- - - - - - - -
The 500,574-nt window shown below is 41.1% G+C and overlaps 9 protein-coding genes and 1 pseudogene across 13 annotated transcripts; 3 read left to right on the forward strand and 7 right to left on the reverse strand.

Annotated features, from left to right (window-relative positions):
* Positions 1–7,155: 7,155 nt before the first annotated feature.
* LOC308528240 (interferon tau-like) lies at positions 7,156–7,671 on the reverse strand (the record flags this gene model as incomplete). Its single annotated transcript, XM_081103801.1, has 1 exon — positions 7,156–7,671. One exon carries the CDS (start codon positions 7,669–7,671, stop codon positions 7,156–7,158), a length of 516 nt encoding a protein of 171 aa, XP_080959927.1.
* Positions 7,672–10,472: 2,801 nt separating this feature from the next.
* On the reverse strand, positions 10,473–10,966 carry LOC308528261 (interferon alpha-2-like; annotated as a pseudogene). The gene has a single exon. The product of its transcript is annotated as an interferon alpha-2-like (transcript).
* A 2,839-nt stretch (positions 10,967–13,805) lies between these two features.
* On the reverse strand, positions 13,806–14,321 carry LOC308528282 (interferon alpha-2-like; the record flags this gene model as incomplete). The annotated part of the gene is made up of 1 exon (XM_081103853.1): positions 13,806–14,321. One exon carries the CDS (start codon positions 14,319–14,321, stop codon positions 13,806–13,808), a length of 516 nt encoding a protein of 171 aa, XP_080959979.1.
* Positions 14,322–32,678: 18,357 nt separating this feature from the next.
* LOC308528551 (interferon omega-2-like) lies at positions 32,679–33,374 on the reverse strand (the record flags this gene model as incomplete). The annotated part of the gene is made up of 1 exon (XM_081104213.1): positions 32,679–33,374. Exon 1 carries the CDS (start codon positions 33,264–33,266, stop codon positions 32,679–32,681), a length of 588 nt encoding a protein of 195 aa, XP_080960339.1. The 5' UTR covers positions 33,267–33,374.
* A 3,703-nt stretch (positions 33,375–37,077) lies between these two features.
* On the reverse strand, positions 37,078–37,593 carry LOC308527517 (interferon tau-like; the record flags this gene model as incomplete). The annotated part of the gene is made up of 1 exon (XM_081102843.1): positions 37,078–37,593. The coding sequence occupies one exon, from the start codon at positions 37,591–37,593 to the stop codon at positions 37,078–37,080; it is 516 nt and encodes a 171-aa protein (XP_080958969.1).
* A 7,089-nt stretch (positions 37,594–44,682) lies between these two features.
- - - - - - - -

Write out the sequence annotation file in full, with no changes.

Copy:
The 500,574-nt window shown below is 41.1% G+C and overlaps 9 protein-coding genes and 1 pseudogene across 13 annotated transcripts; 3 read left to right on the forward strand and 7 right to left on the reverse strand.

Annotated features, from left to right (window-relative positions):
* Positions 1–7,155: 7,155 nt before the first annotated feature.
* LOC308528240 (interferon tau-like) lies at positions 7,156–7,671 on the reverse strand (the record flags this gene model as incomplete). Its single annotated transcript, XM_081103801.1, has 1 exon — positions 7,156–7,671. One exon carries the CDS (start codon positions 7,669–7,671, stop codon positions 7,156–7,158), a length of 516 nt encoding a protein of 171 aa, XP_080959927.1.
* Positions 7,672–10,472: 2,801 nt separating this feature from the next.
* On the reverse strand, positions 10,473–10,966 carry LOC308528261 (interferon alpha-2-like; annotated as a pseudogene). The gene has a single exon. The product of its transcript is annotated as an interferon alpha-2-like (transcript).
* A 2,839-nt stretch (positions 10,967–13,805) lies between these two features.
* On the reverse strand, positions 13,806–14,321 carry LOC308528282 (interferon alpha-2-like; the record flags this gene model as incomplete). The annotated part of the gene is made up of 1 exon (XM_081103853.1): positions 13,806–14,321. One exon carries the CDS (start codon positions 14,319–14,321, stop codon positions 13,806–13,808), a length of 516 nt encoding a protein of 171 aa, XP_080959979.1.
* Positions 14,322–32,678: 18,357 nt separating this feature from the next.
* LOC308528551 (interferon omega-2-like) lies at positions 32,679–33,374 on the reverse strand (the record flags this gene model as incomplete). The annotated part of the gene is made up of 1 exon (XM_081104213.1): positions 32,679–33,374. Exon 1 carries the CDS (start codon positions 33,264–33,266, stop codon positions 32,679–32,681), a length of 588 nt encoding a protein of 195 aa, XP_080960339.1. The 5' UTR covers positions 33,267–33,374.
* A 3,703-nt stretch (positions 33,375–37,077) lies between these two features.
* On the reverse strand, positions 37,078–37,593 carry LOC308527517 (interferon tau-like; the record flags this gene model as incomplete). The annotated part of the gene is made up of 1 exon (XM_081102843.1): positions 37,078–37,593. The coding sequence occupies one exon, from the start codon at positions 37,591–37,593 to the stop codon at positions 37,078–37,080; it is 516 nt and encodes a 171-aa protein (XP_080958969.1).
* A 7,089-nt stretch (positions 37,594–44,682) lies between these two features.